A new international study has demonstrated that deep-sea nodule mining will cause long-lasting damage to deep-sea life. This study, led by scientists at the National Oceanography Centre (NOC), was the first to review all the available information on the impacts of small-scale sea-floor disturbances simulating mining activity.
Research from the NOC and the University of Southampton have provided robust evidence that wet regions of the earth are getting wetter and dry regions are getting drier, but it is happening at a slower rate than previously thought.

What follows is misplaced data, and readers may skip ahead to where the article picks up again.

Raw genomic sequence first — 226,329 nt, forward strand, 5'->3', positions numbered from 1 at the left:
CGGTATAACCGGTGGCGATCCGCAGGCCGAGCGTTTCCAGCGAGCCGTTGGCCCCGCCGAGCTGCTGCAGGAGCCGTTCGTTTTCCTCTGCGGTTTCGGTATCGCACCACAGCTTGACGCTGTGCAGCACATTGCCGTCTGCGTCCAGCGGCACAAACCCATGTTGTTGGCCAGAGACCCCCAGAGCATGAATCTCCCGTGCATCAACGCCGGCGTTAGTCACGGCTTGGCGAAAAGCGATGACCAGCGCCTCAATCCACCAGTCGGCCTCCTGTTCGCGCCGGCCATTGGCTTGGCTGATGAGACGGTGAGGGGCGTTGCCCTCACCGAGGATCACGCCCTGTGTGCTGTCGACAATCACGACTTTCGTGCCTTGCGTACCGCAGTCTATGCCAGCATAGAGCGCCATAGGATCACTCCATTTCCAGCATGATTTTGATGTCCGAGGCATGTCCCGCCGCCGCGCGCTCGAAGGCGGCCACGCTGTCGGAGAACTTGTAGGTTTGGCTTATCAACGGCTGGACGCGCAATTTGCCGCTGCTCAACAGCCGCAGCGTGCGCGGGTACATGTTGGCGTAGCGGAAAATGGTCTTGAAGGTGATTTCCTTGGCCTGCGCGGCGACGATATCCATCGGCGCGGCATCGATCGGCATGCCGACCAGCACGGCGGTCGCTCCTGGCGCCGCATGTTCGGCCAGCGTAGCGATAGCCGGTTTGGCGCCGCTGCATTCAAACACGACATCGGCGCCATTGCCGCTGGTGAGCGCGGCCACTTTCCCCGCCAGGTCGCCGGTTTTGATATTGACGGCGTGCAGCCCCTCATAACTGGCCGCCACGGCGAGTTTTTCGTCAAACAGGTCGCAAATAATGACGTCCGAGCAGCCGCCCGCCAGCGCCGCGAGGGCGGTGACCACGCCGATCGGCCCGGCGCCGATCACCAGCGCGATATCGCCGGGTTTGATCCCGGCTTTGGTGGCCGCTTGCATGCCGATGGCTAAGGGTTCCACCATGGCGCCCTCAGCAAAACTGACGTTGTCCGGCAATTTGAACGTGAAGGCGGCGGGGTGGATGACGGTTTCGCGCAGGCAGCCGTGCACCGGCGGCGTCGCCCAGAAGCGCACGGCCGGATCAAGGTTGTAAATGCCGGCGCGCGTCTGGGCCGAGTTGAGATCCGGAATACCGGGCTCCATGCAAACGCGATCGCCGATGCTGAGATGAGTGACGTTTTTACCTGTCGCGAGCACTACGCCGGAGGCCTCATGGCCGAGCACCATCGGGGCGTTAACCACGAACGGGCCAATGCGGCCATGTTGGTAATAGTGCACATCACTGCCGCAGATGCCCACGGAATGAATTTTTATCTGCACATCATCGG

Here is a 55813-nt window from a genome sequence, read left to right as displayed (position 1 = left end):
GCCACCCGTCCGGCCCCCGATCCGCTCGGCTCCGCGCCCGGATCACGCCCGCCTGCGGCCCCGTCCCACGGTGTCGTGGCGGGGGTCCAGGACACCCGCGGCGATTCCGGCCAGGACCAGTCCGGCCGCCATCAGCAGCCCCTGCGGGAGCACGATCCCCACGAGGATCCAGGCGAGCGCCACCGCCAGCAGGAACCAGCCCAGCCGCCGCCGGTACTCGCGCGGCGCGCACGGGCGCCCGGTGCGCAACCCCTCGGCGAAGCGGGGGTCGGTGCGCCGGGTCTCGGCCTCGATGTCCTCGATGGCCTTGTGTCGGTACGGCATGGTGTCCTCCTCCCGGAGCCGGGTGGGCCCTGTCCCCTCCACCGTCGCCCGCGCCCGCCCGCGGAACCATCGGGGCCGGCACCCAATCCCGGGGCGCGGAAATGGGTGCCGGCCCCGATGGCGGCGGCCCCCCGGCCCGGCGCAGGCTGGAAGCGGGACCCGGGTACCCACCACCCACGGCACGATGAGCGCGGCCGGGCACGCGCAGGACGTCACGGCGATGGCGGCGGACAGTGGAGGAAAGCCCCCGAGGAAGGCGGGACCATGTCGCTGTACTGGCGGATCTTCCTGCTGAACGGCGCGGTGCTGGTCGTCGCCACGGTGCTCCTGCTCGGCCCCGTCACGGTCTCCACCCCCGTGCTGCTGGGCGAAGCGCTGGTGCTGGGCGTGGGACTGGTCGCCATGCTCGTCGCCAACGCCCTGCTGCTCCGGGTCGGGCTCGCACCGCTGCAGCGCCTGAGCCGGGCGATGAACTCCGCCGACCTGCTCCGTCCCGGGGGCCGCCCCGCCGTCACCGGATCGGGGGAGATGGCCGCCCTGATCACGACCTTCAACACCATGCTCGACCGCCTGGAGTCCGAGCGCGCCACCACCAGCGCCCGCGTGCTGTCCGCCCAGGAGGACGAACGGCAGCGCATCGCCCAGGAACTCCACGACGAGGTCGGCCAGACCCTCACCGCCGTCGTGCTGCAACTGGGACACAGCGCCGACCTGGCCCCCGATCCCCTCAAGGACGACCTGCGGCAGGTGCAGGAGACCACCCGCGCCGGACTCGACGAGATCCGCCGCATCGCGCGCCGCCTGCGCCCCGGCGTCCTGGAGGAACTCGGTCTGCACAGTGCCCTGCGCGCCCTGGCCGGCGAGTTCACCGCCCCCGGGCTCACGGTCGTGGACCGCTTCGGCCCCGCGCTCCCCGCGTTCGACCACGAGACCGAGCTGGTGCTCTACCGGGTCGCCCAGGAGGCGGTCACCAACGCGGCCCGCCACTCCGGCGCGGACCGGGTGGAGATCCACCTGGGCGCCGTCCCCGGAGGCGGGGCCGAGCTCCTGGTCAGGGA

The study, published in Scientific Reports, analysed the saltiness of the world’s oceans.
Scientists at the NOC and the University of Southampton have found that the majority of instances of coastal flooding around the United Kingdom in the last 100 years have been due to moderate storm events combined with high spring tides, rather than extreme storms.
Professor Angela Hatton has today begun her new role as Director of Science & Technology at the National Oceanography Centre.On her appointment, Professor Angela Hatton said, “These are interesting and exciting times for the NOC; addressing globally significant challenges, driving forward technology development and conducting science that has a positive impact on society and the economy.